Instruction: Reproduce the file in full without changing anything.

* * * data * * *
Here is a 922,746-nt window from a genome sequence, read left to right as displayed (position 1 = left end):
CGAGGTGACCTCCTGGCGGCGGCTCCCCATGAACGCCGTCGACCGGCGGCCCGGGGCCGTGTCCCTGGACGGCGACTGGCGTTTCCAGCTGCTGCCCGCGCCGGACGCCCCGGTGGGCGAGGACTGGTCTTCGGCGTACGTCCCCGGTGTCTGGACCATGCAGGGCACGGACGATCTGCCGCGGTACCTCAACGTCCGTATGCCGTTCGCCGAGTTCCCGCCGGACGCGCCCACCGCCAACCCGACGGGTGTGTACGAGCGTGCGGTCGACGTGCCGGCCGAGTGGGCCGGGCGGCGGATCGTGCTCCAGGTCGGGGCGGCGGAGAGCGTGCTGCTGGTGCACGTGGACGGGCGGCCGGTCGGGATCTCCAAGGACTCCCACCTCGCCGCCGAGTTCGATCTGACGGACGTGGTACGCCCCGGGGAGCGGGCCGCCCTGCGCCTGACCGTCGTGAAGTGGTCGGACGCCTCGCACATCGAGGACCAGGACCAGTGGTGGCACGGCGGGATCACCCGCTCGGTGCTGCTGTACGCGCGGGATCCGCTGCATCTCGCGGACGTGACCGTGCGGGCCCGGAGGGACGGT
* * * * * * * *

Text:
Here is a 922,746-nt window from a genome sequence, read left to right as displayed (position 1 = left end):
CGAGGTGACCTCCTGGCGGCGGCTCCCCATGAACGCCGTCGACCGGCGGCCCGGGGCCGTGTCCCTGGACGGCGACTGGCGTTTCCAGCTGCTGCCCGCGCCGGACGCCCCGGTGGGCGAGGACTGGTCTTCGGCGTACGTCCCCGGTGTCTGGACCATGCAGGGCACGGACGATCTGCCGCGGTACCTCAACGTCCGTATGCCGTTCGCCGAGTTCCCGCCGGACGCGCCCACCGCCAACCCGACGGGTGTGTACGAGCGTGCGGTCGACGTGCCGGCCGAGTGGGCCGGGCGGCGGATCGTGCTCCAGGTCGGGGCGGCGGAGAGCGTGCTGCTGGTGCACGTGGACGGGCGGCCGGTCGGGATCTCCAAGGACTCCCACCTCGCCGCCGAGTTCGATCTGACGGACGTGGTACGCCCCGGGGAGCGGGCCGCCCTGCGCCTGACCGTCGTGAAGTGGTCGGACGCCTCGCACATCGAGGACCAGGACCAGTGGTGGCACGGCGGGATCACCCGCTCGGTGCTGCTGTACGCGCGGGATCCGCTGCATCTCGCGGACGTGACCGTGCGGGCCCGGAGGGACGGT